And then there was an, an element of just, again, like not a lot of interest in going back to it, cause I had other interests I wanted to go do, and this is gonna sound really bad. And, and I, I know this is gonna sound really bad. I actually didn't care for the companies I was working for at the time, too. Okay. And I didn't, and when we don't care, you start punching clocks. And I, you know, I was young, my wife was in Medical school, then residency. We had a lot of stuff going on in our lives. I was working for some like podon companies in Phoenix, or like in Connecticut before I moved out there. And just like, I just didn't care about them. And so I was would just start punching clocks and doing other things. And I was doing a lot of stuff on the side and programming or development, and that's what I cared about. I cared about the night stuff.
Eiso: It's funny because we started this [00:11:00] question with motivation and I, I didn't mean to turn this into a, a shrinking you on the couch conversation, but, what is interesting, right, is this notion of like, you have to care, and I think, I mean, this holds true for lots of different roles, but I think when you, when you look at engineering leadership, no matter what level you're in, it, there is a sense of like, you need to be proud of what you're building. And I think that's the product, the team, the organization, you need to actually, you need to give a shit. Right. And there's other roles where, where people might be, you know, massively driven by money. I doubt that the, you know, a trader on, I dunno, commodities on Wall Street, like deeply cares about barley, but in in engineering, we can't go around it.
So if you, if you try to break that down, right? The motivation part it's obviously learning there's like caring for, for the organization and what you're doing. Yeah. I'd love for you to talk a little bit about ego. Like how, how does ego play in like recognition from others? Like how, how was that for you? Yeah. And how do you think it plays in for others?
Jason: [00:12:00] So the very first time, I went into Engineering Leadership, the first time I went into it, post this, and when I basically the very, very, what I consider the start of my engineering leadership journey was at a startup in Phoenix. That's the one where the Head of Engineering at the time was not doing it well and we were all kind of frustrated with it, with that person in the company as well. And I did like this company. I liked it quite a bit. I liked the opportunity and I liked the people on my team. I was friends with a whole bunch of people.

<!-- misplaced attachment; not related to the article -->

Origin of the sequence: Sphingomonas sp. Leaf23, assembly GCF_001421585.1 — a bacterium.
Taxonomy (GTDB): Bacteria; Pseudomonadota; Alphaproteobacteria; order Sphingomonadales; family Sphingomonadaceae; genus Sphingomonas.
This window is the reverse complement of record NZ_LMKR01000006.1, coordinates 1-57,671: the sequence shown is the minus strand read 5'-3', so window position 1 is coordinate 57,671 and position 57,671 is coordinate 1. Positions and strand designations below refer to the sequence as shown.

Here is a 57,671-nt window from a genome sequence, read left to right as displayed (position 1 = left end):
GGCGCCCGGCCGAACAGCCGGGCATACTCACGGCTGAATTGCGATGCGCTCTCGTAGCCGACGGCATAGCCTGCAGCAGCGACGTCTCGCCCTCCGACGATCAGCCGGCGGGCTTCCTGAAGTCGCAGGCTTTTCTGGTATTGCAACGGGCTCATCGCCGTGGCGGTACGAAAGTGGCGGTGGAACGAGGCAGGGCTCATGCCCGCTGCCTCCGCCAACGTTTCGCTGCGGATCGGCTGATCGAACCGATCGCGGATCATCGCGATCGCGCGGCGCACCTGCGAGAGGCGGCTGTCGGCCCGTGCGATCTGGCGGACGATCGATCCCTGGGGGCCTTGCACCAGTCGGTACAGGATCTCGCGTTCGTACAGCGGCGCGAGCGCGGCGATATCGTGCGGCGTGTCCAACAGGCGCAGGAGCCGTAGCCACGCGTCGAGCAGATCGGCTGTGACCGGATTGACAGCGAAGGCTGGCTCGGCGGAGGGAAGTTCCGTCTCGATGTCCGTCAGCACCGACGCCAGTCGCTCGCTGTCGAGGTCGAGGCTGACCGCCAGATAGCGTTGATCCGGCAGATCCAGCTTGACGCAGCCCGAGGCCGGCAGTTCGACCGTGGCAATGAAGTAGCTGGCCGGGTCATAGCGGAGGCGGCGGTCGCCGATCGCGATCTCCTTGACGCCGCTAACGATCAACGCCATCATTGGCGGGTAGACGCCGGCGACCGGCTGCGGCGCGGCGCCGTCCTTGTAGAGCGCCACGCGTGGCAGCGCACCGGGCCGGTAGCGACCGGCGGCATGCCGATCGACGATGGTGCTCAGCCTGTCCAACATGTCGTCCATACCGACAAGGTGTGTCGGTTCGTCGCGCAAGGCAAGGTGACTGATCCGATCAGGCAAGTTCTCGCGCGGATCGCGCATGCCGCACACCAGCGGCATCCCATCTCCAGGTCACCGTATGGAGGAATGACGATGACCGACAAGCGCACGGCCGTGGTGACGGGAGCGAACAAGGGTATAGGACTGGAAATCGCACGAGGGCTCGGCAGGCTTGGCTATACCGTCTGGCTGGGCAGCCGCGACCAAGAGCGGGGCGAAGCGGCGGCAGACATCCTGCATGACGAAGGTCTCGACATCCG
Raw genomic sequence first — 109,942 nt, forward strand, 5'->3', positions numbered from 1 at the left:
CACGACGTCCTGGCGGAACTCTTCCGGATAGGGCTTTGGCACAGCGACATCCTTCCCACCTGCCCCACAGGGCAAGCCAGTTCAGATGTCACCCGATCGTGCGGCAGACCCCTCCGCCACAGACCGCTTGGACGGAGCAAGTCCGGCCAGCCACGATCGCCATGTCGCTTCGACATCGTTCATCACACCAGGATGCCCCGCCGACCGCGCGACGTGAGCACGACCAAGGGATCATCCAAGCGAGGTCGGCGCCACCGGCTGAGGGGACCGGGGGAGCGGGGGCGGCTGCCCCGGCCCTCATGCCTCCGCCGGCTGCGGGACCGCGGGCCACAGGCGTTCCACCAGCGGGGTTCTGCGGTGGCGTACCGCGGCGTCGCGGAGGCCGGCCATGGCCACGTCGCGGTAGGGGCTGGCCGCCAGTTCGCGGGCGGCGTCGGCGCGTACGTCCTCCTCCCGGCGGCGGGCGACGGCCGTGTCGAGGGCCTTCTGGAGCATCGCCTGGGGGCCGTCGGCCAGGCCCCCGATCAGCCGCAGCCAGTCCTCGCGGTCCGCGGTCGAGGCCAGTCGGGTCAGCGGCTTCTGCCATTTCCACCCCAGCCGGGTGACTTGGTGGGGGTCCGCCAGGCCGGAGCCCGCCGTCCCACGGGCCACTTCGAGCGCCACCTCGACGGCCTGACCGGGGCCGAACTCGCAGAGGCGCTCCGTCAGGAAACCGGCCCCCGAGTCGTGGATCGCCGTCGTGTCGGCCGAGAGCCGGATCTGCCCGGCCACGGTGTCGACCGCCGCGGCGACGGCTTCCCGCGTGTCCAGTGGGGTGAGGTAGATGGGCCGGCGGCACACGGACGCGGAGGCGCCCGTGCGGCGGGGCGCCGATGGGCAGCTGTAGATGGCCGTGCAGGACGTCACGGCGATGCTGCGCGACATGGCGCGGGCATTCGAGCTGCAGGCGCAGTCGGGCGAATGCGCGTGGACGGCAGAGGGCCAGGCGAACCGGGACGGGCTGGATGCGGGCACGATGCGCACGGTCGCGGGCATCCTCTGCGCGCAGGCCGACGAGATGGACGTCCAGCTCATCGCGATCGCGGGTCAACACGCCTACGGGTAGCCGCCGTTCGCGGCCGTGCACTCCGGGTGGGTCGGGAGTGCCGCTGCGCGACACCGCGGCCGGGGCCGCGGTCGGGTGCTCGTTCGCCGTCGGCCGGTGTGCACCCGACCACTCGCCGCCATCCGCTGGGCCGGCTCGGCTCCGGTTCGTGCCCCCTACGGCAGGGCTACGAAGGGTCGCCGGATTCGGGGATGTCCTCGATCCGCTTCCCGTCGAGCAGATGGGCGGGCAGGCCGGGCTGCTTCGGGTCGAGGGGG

And so the motivation in that one was I really like that company. I really like what we were doing. I like the people and I really wanted to help in that way. So that was like my main motivation. I don't think there was ego involved at that time. That was that again, that was a little bit more survival. Quickly after that though, you started, I started to realize that I was quite good at this, like the, the time on the bench, studying it as I was doing it, and then, you know, getting better, you know, made me more confident, but also just, , some time and seat and all that sort of stuff. I started to realize I was good at this. And even if I was unsure about how good I could be at [00:13:00] it, I knew I, I had some, some ability to do that the job well.
Later on, more in like probably the Heroku days, like midway through the Heroku days. And definitely in the GitHub days, there was some ego involved and not in the ego in the negative sense. I say ego in the positive sense here, which is I started to realize that I could probably be all time good at this job. And at that point, you realize, you wanna see how far you could take it, if that makes any sense whatsoever.
And the other side of it was right around the Heroku and then definitely going into the GitHub days too. I had some people who wanted, who basically tried to negatively motivate me if I wanted. And I try to turn into a positive, which is like, you know. You know, people, people could be real shitty in Silicon Valley with the way things they try, the way they treat each other. And, some of the things that they'll say to you are just like astounding. And so, you know, I've got a, I've got a person or two tucked away in the back of my brain when I was working at GitHub saying, well, "I'm gonna show you" that I can do [00:14:00] this thing. You know.
Eiso: Let's just call it right. The shit list of people, right? The people who said the things that just, I mean, they should never be said to anyone else in any, you know, normal setting. How do you deal with them? Right, because it's, and, and you're not wrong on calling out Silicon Valley for probably having a, an over indexed on, on this.
Throughout your career, how were you dealing with it and how was it affecting you? Because, and I think this goes even beyond engineering leaders, this goes just to human level, but it's something that for sure a lot of our listeners have to deal with as well.